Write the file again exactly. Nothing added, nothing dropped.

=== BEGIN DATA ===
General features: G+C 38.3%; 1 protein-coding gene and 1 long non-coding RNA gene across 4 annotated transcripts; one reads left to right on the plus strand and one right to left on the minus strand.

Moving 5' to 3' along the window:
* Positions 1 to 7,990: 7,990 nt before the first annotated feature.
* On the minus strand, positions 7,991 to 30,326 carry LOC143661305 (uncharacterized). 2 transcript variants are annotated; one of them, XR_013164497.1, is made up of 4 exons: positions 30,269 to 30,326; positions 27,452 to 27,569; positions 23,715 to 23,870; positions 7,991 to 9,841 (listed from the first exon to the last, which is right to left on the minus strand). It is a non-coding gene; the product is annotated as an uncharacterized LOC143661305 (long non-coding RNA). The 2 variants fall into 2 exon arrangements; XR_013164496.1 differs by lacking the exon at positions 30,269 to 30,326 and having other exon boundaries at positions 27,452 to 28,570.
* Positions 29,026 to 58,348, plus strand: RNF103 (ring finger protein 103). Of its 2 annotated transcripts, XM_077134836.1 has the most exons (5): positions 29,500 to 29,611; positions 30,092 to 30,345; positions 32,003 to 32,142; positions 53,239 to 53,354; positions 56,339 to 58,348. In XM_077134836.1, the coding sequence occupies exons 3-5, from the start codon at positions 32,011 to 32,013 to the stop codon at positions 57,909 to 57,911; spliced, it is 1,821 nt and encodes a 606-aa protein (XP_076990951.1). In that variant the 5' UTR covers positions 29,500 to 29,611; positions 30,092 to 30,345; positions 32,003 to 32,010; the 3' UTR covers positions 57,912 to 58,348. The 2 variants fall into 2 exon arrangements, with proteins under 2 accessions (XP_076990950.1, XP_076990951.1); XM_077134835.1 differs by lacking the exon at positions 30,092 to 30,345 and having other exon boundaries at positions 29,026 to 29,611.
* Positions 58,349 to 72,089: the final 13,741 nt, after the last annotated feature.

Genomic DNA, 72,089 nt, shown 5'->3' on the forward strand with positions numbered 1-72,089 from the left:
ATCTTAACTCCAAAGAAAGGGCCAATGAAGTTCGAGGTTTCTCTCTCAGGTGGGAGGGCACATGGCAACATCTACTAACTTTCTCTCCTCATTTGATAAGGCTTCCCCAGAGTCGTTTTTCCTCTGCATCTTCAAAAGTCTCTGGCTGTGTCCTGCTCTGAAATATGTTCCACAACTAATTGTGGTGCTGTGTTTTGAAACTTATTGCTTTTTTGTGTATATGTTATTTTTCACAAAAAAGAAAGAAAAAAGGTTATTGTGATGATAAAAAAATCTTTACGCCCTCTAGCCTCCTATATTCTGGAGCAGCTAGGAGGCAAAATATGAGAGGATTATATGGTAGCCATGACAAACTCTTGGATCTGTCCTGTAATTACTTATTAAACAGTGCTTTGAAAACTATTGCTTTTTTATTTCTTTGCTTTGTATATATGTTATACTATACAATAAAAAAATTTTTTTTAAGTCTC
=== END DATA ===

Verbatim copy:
General features: G+C 38.3%; 1 protein-coding gene and 1 long non-coding RNA gene across 4 annotated transcripts; one reads left to right on the plus strand and one right to left on the minus strand.

Moving 5' to 3' along the window:
* Positions 1 to 7,990: 7,990 nt before the first annotated feature.
* On the minus strand, positions 7,991 to 30,326 carry LOC143661305 (uncharacterized). 2 transcript variants are annotated; one of them, XR_013164497.1, is made up of 4 exons: positions 30,269 to 30,326; positions 27,452 to 27,569; positions 23,715 to 23,870; positions 7,991 to 9,841 (listed from the first exon to the last, which is right to left on the minus strand). It is a non-coding gene; the product is annotated as an uncharacterized LOC143661305 (long non-coding RNA). The 2 variants fall into 2 exon arrangements; XR_013164496.1 differs by lacking the exon at positions 30,269 to 30,326 and having other exon boundaries at positions 27,452 to 28,570.
* Positions 29,026 to 58,348, plus strand: RNF103 (ring finger protein 103). Of its 2 annotated transcripts, XM_077134836.1 has the most exons (5): positions 29,500 to 29,611; positions 30,092 to 30,345; positions 32,003 to 32,142; positions 53,239 to 53,354; positions 56,339 to 58,348. In XM_077134836.1, the coding sequence occupies exons 3-5, from the start codon at positions 32,011 to 32,013 to the stop codon at positions 57,909 to 57,911; spliced, it is 1,821 nt and encodes a 606-aa protein (XP_076990951.1). In that variant the 5' UTR covers positions 29,500 to 29,611; positions 30,092 to 30,345; positions 32,003 to 32,010; the 3' UTR covers positions 57,912 to 58,348. The 2 variants fall into 2 exon arrangements, with proteins under 2 accessions (XP_076990950.1, XP_076990951.1); XM_077134835.1 differs by lacking the exon at positions 30,092 to 30,345 and having other exon boundaries at positions 29,026 to 29,611.
* Positions 58,349 to 72,089: the final 13,741 nt, after the last annotated feature.

Genomic DNA, 72,089 nt, shown 5'->3' on the forward strand with positions numbered 1-72,089 from the left:
ATCTTAACTCCAAAGAAAGGGCCAATGAAGTTCGAGGTTTCTCTCTCAGGTGGGAGGGCACATGGCAACATCTACTAACTTTCTCTCCTCATTTGATAAGGCTTCCCCAGAGTCGTTTTTCCTCTGCATCTTCAAAAGTCTCTGGCTGTGTCCTGCTCTGAAATATGTTCCACAACTAATTGTGGTGCTGTGTTTTGAAACTTATTGCTTTTTTGTGTATATGTTATTTTTCACAAAAAAGAAAGAAAAAAGGTTATTGTGATGATAAAAAAATCTTTACGCCCTCTAGCCTCCTATATTCTGGAGCAGCTAGGAGGCAAAATATGAGAGGATTATATGGTAGCCATGACAAACTCTTGGATCTGTCCTGTAATTACTTATTAAACAGTGCTTTGAAAACTATTGCTTTTTTATTTCTTTGCTTTGTATATATGTTATACTATACAATAAAAAAATTTTTTTTAAGTCTC